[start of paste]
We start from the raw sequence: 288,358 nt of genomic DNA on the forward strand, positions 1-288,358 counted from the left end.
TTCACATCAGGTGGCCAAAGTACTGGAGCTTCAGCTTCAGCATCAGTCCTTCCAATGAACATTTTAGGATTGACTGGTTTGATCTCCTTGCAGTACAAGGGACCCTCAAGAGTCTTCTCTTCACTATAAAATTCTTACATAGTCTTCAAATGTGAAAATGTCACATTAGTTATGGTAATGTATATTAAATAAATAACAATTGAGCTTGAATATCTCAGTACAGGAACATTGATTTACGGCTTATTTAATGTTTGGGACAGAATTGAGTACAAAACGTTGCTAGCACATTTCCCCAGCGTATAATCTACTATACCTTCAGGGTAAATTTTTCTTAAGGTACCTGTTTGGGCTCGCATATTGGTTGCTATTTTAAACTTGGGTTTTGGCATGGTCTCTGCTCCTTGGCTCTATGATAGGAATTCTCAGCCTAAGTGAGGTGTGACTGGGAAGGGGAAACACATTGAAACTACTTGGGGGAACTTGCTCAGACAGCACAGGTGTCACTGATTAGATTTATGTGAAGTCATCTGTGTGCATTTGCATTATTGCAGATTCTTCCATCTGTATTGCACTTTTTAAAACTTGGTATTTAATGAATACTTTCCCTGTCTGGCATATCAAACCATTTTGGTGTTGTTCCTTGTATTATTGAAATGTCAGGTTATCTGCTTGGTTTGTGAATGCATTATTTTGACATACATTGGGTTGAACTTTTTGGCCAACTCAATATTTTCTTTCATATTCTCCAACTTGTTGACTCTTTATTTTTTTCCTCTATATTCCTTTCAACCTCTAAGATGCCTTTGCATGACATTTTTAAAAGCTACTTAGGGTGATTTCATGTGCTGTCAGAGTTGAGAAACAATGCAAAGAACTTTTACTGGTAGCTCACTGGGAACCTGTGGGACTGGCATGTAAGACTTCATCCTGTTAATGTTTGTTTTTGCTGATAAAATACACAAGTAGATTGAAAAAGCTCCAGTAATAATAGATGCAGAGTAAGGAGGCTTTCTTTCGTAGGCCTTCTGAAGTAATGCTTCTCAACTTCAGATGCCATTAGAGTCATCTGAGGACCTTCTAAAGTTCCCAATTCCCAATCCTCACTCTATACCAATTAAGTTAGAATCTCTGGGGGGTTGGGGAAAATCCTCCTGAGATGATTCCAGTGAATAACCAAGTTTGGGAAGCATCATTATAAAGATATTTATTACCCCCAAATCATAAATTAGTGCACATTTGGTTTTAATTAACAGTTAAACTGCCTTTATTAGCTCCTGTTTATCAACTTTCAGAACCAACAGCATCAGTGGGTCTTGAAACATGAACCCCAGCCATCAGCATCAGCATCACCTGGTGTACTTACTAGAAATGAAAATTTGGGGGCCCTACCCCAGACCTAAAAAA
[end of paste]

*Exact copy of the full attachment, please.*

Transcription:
We start from the raw sequence: 288,358 nt of genomic DNA on the forward strand, positions 1-288,358 counted from the left end.
TTCACATCAGGTGGCCAAAGTACTGGAGCTTCAGCTTCAGCATCAGTCCTTCCAATGAACATTTTAGGATTGACTGGTTTGATCTCCTTGCAGTACAAGGGACCCTCAAGAGTCTTCTCTTCACTATAAAATTCTTACATAGTCTTCAAATGTGAAAATGTCACATTAGTTATGGTAATGTATATTAAATAAATAACAATTGAGCTTGAATATCTCAGTACAGGAACATTGATTTACGGCTTATTTAATGTTTGGGACAGAATTGAGTACAAAACGTTGCTAGCACATTTCCCCAGCGTATAATCTACTATACCTTCAGGGTAAATTTTTCTTAAGGTACCTGTTTGGGCTCGCATATTGGTTGCTATTTTAAACTTGGGTTTTGGCATGGTCTCTGCTCCTTGGCTCTATGATAGGAATTCTCAGCCTAAGTGAGGTGTGACTGGGAAGGGGAAACACATTGAAACTACTTGGGGGAACTTGCTCAGACAGCACAGGTGTCACTGATTAGATTTATGTGAAGTCATCTGTGTGCATTTGCATTATTGCAGATTCTTCCATCTGTATTGCACTTTTTAAAACTTGGTATTTAATGAATACTTTCCCTGTCTGGCATATCAAACCATTTTGGTGTTGTTCCTTGTATTATTGAAATGTCAGGTTATCTGCTTGGTTTGTGAATGCATTATTTTGACATACATTGGGTTGAACTTTTTGGCCAACTCAATATTTTCTTTCATATTCTCCAACTTGTTGACTCTTTATTTTTTTCCTCTATATTCCTTTCAACCTCTAAGATGCCTTTGCATGACATTTTTAAAAGCTACTTAGGGTGATTTCATGTGCTGTCAGAGTTGAGAAACAATGCAAAGAACTTTTACTGGTAGCTCACTGGGAACCTGTGGGACTGGCATGTAAGACTTCATCCTGTTAATGTTTGTTTTTGCTGATAAAATACACAAGTAGATTGAAAAAGCTCCAGTAATAATAGATGCAGAGTAAGGAGGCTTTCTTTCGTAGGCCTTCTGAAGTAATGCTTCTCAACTTCAGATGCCATTAGAGTCATCTGAGGACCTTCTAAAGTTCCCAATTCCCAATCCTCACTCTATACCAATTAAGTTAGAATCTCTGGGGGGTTGGGGAAAATCCTCCTGAGATGATTCCAGTGAATAACCAAGTTTGGGAAGCATCATTATAAAGATATTTATTACCCCCAAATCATAAATTAGTGCACATTTGGTTTTAATTAACAGTTAAACTGCCTTTATTAGCTCCTGTTTATCAACTTTCAGAACCAACAGCATCAGTGGGTCTTGAAACATGAACCCCAGCCATCAGCATCAGCATCACCTGGTGTACTTACTAGAAATGAAAATTTGGGGGCCCTACCCCAGACCTAAAAAA